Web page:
Thanks for stopping by. I'd love to hear your thoughts on my Superfood Crumble - please give it a try let me know how it goes! Until next time, happy eating! 

- Em xx

Saturday, 3 May 2014

Things I Love: Cinnamon

This is my first post dedicated to 'Things I Love.' 

First cab off the rank is cinnamon. I've got somewhat of an addiction to cinnamon - I go through a sachet of cinnamon powder each week. My Dad actually asked me if I was snorting the stuff!! (I'm not, for the record).

Looking back, I think my love affair with cinnamon began after I visited a spice garden in Sri Lanka 4 years ago. A local spice merchant gave us a tour and allowed us to witness how various herbs and spices were grown. We were also able to sample some of the products and learn of alternative uses.

Cinnamon is such a versatile 'spice' and it's uses expand far beyond the cinnamon doughnuts and cinnamon buns with which it is often associated.

Natural cinnamon powder, specifically cinnamon cassia not only tastes great but may also provide numerous health benefits.

Cinnamon is traditionally grown in south east Asian countries. 'True cinnamon' which is usually grown in Sri Lanka, is only a thin layer from under the bark of the cinnamon tree and thus has a mild flavour. Conversely, 'Cinnamon Cassia' has a higher content of the bark of the tree and thus has a much stronger flavour. Cinnamon Cassia is typically grown in India, Indonesia and Burma.

Cinnamon can be purchased in sticks of the bark (as pictured above), or ground into a powder for easy incorporation in cooking.

As mentioned, it is a versatile ingredient which adds warmth to an array of dishes, both sweet and savoury. Take for example this traditional Sri Lankan chicken curry by the incredible Charmaine Solomon, this Moroccan lamb tagine or this comforting fruit crumble. I get my daily dose of cinnamon on my breakfast, either in my porridge or on my muesli and yoghurt.


Aside from being a tasty addition to foods, cinnamon, specifically the Cinnamon Cassia variety, also boasts some health properties. It is rich in B vitamins, polyphenols and antioxidants. There has been quite a lot of research done regarding the health benefits of cinnamon, including it's use as an anti-inflammatory, anti-bacterial and anti-fungal agent.There have even been claims it could reduce the risk of developing metabolic syndrome and cancer!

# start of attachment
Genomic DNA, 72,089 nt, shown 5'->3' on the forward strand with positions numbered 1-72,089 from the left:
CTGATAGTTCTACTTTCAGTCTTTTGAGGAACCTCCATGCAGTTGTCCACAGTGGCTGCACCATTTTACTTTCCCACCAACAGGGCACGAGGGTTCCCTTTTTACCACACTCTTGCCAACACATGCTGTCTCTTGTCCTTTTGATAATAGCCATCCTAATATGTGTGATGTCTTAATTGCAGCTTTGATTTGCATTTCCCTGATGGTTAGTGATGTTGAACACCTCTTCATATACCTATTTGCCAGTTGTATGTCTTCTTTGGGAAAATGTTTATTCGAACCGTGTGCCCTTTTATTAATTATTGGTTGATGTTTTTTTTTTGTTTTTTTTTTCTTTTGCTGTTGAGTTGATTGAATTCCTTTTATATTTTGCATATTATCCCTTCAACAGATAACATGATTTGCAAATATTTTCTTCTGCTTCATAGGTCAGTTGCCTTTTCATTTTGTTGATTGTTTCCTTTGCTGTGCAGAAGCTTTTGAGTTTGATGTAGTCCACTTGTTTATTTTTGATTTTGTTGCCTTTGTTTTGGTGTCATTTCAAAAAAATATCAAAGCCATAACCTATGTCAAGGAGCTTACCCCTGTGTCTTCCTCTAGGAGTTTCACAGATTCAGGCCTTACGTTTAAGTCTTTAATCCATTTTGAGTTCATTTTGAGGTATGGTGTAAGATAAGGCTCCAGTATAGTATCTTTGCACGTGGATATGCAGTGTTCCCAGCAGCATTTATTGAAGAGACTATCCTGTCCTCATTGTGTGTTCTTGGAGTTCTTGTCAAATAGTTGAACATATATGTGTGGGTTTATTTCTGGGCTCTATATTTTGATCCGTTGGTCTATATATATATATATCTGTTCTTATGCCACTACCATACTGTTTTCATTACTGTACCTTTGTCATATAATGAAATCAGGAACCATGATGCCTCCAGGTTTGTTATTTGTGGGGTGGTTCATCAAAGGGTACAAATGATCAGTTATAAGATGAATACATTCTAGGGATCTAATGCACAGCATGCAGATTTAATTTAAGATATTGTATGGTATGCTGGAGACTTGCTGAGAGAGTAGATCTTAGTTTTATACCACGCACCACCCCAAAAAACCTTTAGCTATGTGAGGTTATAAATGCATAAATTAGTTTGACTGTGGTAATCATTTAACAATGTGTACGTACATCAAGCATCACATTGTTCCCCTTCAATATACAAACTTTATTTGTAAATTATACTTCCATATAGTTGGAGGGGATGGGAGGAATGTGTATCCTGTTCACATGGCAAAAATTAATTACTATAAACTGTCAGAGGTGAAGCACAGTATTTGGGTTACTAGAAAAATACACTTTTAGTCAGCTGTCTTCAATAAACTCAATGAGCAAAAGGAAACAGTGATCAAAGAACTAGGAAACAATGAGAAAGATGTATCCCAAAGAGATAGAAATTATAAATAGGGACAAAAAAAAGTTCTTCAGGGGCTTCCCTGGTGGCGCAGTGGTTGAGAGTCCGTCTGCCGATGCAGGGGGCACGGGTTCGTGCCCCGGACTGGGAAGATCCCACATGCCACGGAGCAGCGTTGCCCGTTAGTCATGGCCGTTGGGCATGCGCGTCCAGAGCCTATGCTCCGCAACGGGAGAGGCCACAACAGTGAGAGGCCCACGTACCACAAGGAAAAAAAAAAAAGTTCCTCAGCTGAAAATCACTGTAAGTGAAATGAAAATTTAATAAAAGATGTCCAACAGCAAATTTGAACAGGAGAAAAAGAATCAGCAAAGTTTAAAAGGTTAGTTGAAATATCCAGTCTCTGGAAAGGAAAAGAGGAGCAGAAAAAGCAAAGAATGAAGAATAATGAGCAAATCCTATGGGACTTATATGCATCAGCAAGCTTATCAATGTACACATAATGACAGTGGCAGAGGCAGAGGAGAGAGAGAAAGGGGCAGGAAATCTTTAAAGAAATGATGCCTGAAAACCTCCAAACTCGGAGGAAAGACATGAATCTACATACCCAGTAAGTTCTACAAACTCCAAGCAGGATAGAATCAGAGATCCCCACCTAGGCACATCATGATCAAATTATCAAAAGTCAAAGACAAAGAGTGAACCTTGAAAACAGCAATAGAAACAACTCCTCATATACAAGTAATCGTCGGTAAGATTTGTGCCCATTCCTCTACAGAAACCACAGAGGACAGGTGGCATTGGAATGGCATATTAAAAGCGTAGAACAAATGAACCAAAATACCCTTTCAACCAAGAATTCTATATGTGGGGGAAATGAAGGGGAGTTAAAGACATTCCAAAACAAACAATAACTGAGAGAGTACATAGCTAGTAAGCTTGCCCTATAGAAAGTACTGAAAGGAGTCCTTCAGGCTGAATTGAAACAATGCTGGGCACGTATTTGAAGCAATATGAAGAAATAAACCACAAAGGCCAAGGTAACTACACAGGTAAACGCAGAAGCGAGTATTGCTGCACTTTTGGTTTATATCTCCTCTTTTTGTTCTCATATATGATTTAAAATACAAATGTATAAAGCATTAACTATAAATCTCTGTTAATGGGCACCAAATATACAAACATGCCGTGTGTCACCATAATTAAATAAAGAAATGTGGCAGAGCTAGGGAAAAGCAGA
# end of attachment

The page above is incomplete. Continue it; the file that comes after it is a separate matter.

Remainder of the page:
Recently, studies have been investigating the role of cinnamon in Type 2 Diabetes, with claims that regularly consuming cinnamon may help people with diabetes to control their blood sugar levels by reducing the rise in blood glucose after eating. At this stage the evidence is inconclusive, with some studies providing conflicting results. More well-designed research studies are needed before we can fully understand the effects of cinnamon consumption and just how much we need to consume to reap the benefits of this wonderful spice. 

At this stage, however, we do know that cinnamon tastes delicious, can be easily added to our meals, and is readily available in the supermarket (that's if I haven't bought it all....). There are no risks to using cinnamon in cooking and it's a great way to give an all-natural, slightly sweet flavour to your food without the addition of sugar - this itself could be enough to help lower your blood glucose levels!

So, 'watch this space' in terms of the health benefits of cinnamon, and start experimenting with adding it to your foods.

Now excuse me while I sit back with a mug of cinnamon chai tea....

Em xx